I haven't met a person who took time out of their life to strive for a job, with the sole intent of losing customers for their employer. I haven't seen it. However, I've trained, coached, and mentored lots of people who gave me first impression when I met them; it seemed they just didn't give-a-care.
The problem presents itself in many ways, such as the delayed or non-existent customer greeting, failing to ask clarifying questions before responding to the customer, and my all-time favorite, failing to thank the customer for their business before signaling over the customer's head, "next!"
While business leaders don't set out to obliterate their customer base or brand, that's exactly what happens when there isn't a targeted and relevant learning and development strategy in place which is easily accessible to leaders and front-line staff.
Internal customers are the primary customers...period. When our most valuable asset, the employee, is lacking the proper cues, knowledge, and delivery techniques, our business lacks credibility. When a business lacks credibility, its target market will suffer and seek out greener pastures.
The purpose of this writing isn't to provide an extensive how-to on training staff to give-a-care. The purpose is to share four points which will help get the needle moving in the right direction, because your employees' lacking will be your front-door customer's pain.
1. GIVE-A-CARE, FROM THE TOP
It's not enough to retort "customer service is key." Your employees already have the key! Oftentimes, however, they don't know which way it turns to offer competent customer service and unlock their best level of customer care excellence. Employees are either relying on us to advocate for them at the top, where they don't have a voice, or to roll up our sleeves and get on the line with them. It's how we gain perspective. Pick your poison.
Internal customers recognize when they have a voice and when they don't. They either see it in the guidance and tools which they don't have ready access, or they see it in how we may work over them rather than with them.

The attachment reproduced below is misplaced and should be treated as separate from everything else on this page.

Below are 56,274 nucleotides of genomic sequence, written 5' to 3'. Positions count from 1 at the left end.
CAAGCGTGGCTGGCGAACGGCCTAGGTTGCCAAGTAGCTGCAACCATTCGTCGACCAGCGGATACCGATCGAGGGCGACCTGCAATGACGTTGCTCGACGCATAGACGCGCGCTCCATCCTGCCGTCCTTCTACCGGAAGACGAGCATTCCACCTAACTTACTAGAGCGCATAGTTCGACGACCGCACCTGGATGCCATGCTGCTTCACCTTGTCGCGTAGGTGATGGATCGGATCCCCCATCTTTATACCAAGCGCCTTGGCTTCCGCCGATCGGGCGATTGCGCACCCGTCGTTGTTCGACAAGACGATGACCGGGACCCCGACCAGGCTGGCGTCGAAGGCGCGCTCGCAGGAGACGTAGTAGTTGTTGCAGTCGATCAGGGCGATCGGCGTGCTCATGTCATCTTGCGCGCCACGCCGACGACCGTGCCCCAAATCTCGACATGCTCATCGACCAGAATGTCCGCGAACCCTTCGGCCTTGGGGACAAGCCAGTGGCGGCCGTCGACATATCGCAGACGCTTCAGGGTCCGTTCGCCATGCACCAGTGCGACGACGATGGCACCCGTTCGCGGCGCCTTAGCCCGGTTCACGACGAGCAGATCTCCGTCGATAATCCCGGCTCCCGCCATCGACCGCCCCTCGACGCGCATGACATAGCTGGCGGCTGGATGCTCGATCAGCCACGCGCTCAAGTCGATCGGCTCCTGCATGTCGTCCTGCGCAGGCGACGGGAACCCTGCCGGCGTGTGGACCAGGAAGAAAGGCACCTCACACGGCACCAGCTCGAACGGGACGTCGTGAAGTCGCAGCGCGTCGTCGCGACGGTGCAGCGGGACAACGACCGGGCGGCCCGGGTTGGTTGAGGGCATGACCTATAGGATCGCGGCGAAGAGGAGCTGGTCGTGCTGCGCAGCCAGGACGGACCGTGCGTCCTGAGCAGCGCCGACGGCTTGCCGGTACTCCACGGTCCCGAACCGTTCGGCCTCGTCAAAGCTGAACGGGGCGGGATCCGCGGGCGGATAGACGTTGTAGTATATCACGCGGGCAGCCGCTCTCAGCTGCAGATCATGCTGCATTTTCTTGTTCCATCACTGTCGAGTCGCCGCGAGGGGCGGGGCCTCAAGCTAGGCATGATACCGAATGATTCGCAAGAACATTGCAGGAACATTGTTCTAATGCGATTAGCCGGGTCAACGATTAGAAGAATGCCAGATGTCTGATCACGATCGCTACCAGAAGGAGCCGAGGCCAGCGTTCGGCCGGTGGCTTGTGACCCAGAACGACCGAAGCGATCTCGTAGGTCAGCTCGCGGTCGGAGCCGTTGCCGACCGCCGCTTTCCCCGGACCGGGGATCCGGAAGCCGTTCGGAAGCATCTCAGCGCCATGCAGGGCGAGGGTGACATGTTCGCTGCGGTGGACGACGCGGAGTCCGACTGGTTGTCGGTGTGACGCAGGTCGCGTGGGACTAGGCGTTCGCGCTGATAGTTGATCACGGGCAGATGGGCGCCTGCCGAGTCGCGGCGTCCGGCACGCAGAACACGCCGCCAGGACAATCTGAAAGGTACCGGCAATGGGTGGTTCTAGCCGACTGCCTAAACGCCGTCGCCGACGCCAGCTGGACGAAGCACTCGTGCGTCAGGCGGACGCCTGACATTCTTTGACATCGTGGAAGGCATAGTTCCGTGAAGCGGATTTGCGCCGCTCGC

Employees don't see it any other way.
Sure, as business leaders, we know there are internal and external drivers beyond our control but to expect employees to buy-in, engage, or so-called "take one for the team," then we too must shift our perception of the worker. They are real people, who think, have intuition and skills which are oftentimes not being leveraged, and they feel it.
When we've given-a-care from the top, have built trusting relationships, and shown our investment in our employees need to stretch, it makes the bitter pills, which will come, much easier to swallow.
When you give-a-care from the top, you have a curiosity about your employees, above requiring them to complete tasks and follow rules which will unlock their potential and level up your business's customer service acumen.
2. ASK YOUR EMPLOYEES TO REVERSE ROLES & BE THE CUSTOMER
There's nothing like a little improv or even scripted acting to liven up a training session. Role reversal adds flavor to training and makes the learning objectives more relevant. Creative learning strategies make knowledge retention and performance enhancement more probable.
It's not really about letting out your inner thespian or seeking curtain calls. It's about relating, connecting, and inspiring the best in your team, in a relevant way. Let your employees show you what resonates with them by asking them the last thing they learned and what medium they used to access the knowledge.
In fact, some of the best ideas for learning on-the-job have come from the employees! Don't stop at roleplaying and fireside chats though, have your team watch a short video where customer service is done well or not-so-well. Ask your employees their thoughts about customer service values, and have fun while beefing up your team's understanding of customer service expectations.
3. OFFER AN EAR
When we, or our customers, observe an employee demonstrating subpar behavior, we sometimes assume ill-intent or that we made a mistake in hiring. While one or both of our assumptions can be true, the culprit is an even more common underlier.
Employees who feel dispensable or excluded from decisions that affect how they are expected to work will eventually underperform, even when "the numbers" say something different.
When employees feel unheard or undervalued, they will underperform. It's a self-preservation instinct. The individual, to survive, must figure out how they can continue to sacrifice energy toward some activity which they perceive will not give them what they need in return. Giving-a-care to listen can increase employee engagement and over time restore your employees' willingness to improve their performance!
Of course, performance issues present themselves in many ways, but the root is often connected to learning and development deficits. Mentorship can help curb knowledge retention and work culture disconnect.
4. SUPPORT EMPLOYEES WITH MENTORSHIP
A proven way to help your employees learn and grow is to support them with mentorship. Of course, it isn't always practical to p